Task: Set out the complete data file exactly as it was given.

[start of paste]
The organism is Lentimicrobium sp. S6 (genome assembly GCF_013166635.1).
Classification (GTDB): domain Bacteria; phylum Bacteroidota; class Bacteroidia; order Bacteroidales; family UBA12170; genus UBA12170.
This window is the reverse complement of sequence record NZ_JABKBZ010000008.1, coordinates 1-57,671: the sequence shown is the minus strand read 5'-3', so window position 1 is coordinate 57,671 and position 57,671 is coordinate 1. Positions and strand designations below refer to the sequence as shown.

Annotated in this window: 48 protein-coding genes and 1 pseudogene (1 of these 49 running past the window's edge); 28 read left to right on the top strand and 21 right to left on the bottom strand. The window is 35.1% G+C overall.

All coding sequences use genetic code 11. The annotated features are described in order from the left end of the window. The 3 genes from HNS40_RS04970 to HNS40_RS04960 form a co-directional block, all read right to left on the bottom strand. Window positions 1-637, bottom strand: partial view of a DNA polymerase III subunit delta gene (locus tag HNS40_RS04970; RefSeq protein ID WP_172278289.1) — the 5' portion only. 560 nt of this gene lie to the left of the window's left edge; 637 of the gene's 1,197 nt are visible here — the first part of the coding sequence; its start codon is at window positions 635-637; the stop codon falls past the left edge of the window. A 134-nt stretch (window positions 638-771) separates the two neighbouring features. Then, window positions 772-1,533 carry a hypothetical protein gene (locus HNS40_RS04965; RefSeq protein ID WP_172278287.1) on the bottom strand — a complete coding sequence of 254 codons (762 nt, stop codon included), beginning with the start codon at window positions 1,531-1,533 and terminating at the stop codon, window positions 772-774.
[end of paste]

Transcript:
The organism is Lentimicrobium sp. S6 (genome assembly GCF_013166635.1).
Classification (GTDB): domain Bacteria; phylum Bacteroidota; class Bacteroidia; order Bacteroidales; family UBA12170; genus UBA12170.
This window is the reverse complement of sequence record NZ_JABKBZ010000008.1, coordinates 1-57,671: the sequence shown is the minus strand read 5'-3', so window position 1 is coordinate 57,671 and position 57,671 is coordinate 1. Positions and strand designations below refer to the sequence as shown.

Annotated in this window: 48 protein-coding genes and 1 pseudogene (1 of these 49 running past the window's edge); 28 read left to right on the top strand and 21 right to left on the bottom strand. The window is 35.1% G+C overall.

All coding sequences use genetic code 11. The annotated features are described in order from the left end of the window. The 3 genes from HNS40_RS04970 to HNS40_RS04960 form a co-directional block, all read right to left on the bottom strand. Window positions 1-637, bottom strand: partial view of a DNA polymerase III subunit delta gene (locus tag HNS40_RS04970; RefSeq protein ID WP_172278289.1) — the 5' portion only. 560 nt of this gene lie to the left of the window's left edge; 637 of the gene's 1,197 nt are visible here — the first part of the coding sequence; its start codon is at window positions 635-637; the stop codon falls past the left edge of the window. A 134-nt stretch (window positions 638-771) separates the two neighbouring features. Then, window positions 772-1,533 carry a hypothetical protein gene (locus HNS40_RS04965; RefSeq protein ID WP_172278287.1) on the bottom strand — a complete coding sequence of 254 codons (762 nt, stop codon included), beginning with the start codon at window positions 1,531-1,533 and terminating at the stop codon, window positions 772-774.